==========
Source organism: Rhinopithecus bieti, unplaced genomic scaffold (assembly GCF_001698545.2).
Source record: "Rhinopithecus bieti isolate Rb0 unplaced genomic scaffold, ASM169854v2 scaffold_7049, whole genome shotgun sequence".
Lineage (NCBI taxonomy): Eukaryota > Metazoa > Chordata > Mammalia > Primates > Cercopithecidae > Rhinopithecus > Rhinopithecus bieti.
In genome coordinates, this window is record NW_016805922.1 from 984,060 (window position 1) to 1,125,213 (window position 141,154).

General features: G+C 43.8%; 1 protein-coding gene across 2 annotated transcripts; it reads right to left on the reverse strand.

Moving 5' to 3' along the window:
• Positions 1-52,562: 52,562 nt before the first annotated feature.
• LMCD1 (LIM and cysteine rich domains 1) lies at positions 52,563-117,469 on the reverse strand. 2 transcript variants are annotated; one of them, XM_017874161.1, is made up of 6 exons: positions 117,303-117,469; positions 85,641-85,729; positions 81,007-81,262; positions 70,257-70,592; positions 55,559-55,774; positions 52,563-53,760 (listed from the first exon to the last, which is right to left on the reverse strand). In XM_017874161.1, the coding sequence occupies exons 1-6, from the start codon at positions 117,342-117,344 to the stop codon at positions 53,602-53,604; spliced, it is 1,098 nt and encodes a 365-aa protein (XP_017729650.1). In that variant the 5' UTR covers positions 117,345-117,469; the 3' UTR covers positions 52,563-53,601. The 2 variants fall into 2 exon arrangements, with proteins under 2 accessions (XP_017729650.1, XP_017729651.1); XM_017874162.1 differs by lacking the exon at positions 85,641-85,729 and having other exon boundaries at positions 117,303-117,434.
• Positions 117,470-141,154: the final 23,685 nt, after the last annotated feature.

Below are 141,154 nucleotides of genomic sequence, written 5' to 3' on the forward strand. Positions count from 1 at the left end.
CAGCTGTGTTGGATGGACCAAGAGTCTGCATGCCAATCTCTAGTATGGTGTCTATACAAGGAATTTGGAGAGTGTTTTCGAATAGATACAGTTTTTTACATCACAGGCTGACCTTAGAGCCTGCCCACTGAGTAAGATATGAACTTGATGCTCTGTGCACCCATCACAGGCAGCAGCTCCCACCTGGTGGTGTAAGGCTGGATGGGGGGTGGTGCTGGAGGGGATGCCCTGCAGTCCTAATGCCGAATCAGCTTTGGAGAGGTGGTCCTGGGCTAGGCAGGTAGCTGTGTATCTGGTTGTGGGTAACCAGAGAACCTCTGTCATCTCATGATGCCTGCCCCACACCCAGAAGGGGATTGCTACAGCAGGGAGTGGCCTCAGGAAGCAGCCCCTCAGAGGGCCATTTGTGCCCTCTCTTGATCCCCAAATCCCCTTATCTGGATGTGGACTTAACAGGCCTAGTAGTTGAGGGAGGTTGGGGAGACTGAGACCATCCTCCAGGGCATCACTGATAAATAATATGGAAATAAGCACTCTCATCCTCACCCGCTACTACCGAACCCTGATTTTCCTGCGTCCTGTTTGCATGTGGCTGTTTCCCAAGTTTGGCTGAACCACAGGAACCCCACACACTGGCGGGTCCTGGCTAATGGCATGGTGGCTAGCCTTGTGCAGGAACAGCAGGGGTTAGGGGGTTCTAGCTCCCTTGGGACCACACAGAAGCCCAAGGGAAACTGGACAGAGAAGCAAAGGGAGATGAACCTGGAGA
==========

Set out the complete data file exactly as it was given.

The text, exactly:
Source organism: Rhinopithecus bieti, unplaced genomic scaffold (assembly GCF_001698545.2).
Source record: "Rhinopithecus bieti isolate Rb0 unplaced genomic scaffold, ASM169854v2 scaffold_7049, whole genome shotgun sequence".
Lineage (NCBI taxonomy): Eukaryota > Metazoa > Chordata > Mammalia > Primates > Cercopithecidae > Rhinopithecus > Rhinopithecus bieti.
In genome coordinates, this window is record NW_016805922.1 from 984,060 (window position 1) to 1,125,213 (window position 141,154).

General features: G+C 43.8%; 1 protein-coding gene across 2 annotated transcripts; it reads right to left on the reverse strand.

Moving 5' to 3' along the window:
• Positions 1-52,562: 52,562 nt before the first annotated feature.
• LMCD1 (LIM and cysteine rich domains 1) lies at positions 52,563-117,469 on the reverse strand. 2 transcript variants are annotated; one of them, XM_017874161.1, is made up of 6 exons: positions 117,303-117,469; positions 85,641-85,729; positions 81,007-81,262; positions 70,257-70,592; positions 55,559-55,774; positions 52,563-53,760 (listed from the first exon to the last, which is right to left on the reverse strand). In XM_017874161.1, the coding sequence occupies exons 1-6, from the start codon at positions 117,342-117,344 to the stop codon at positions 53,602-53,604; spliced, it is 1,098 nt and encodes a 365-aa protein (XP_017729650.1). In that variant the 5' UTR covers positions 117,345-117,469; the 3' UTR covers positions 52,563-53,601. The 2 variants fall into 2 exon arrangements, with proteins under 2 accessions (XP_017729650.1, XP_017729651.1); XM_017874162.1 differs by lacking the exon at positions 85,641-85,729 and having other exon boundaries at positions 117,303-117,434.
• Positions 117,470-141,154: the final 23,685 nt, after the last annotated feature.

Below are 141,154 nucleotides of genomic sequence, written 5' to 3' on the forward strand. Positions count from 1 at the left end.
CAGCTGTGTTGGATGGACCAAGAGTCTGCATGCCAATCTCTAGTATGGTGTCTATACAAGGAATTTGGAGAGTGTTTTCGAATAGATACAGTTTTTTACATCACAGGCTGACCTTAGAGCCTGCCCACTGAGTAAGATATGAACTTGATGCTCTGTGCACCCATCACAGGCAGCAGCTCCCACCTGGTGGTGTAAGGCTGGATGGGGGGTGGTGCTGGAGGGGATGCCCTGCAGTCCTAATGCCGAATCAGCTTTGGAGAGGTGGTCCTGGGCTAGGCAGGTAGCTGTGTATCTGGTTGTGGGTAACCAGAGAACCTCTGTCATCTCATGATGCCTGCCCCACACCCAGAAGGGGATTGCTACAGCAGGGAGTGGCCTCAGGAAGCAGCCCCTCAGAGGGCCATTTGTGCCCTCTCTTGATCCCCAAATCCCCTTATCTGGATGTGGACTTAACAGGCCTAGTAGTTGAGGGAGGTTGGGGAGACTGAGACCATCCTCCAGGGCATCACTGATAAATAATATGGAAATAAGCACTCTCATCCTCACCCGCTACTACCGAACCCTGATTTTCCTGCGTCCTGTTTGCATGTGGCTGTTTCCCAAGTTTGGCTGAACCACAGGAACCCCACACACTGGCGGGTCCTGGCTAATGGCATGGTGGCTAGCCTTGTGCAGGAACAGCAGGGGTTAGGGGGTTCTAGCTCCCTTGGGACCACACAGAAGCCCAAGGGAAACTGGACAGAGAAGCAAAGGGAGATGAACCTGGAGA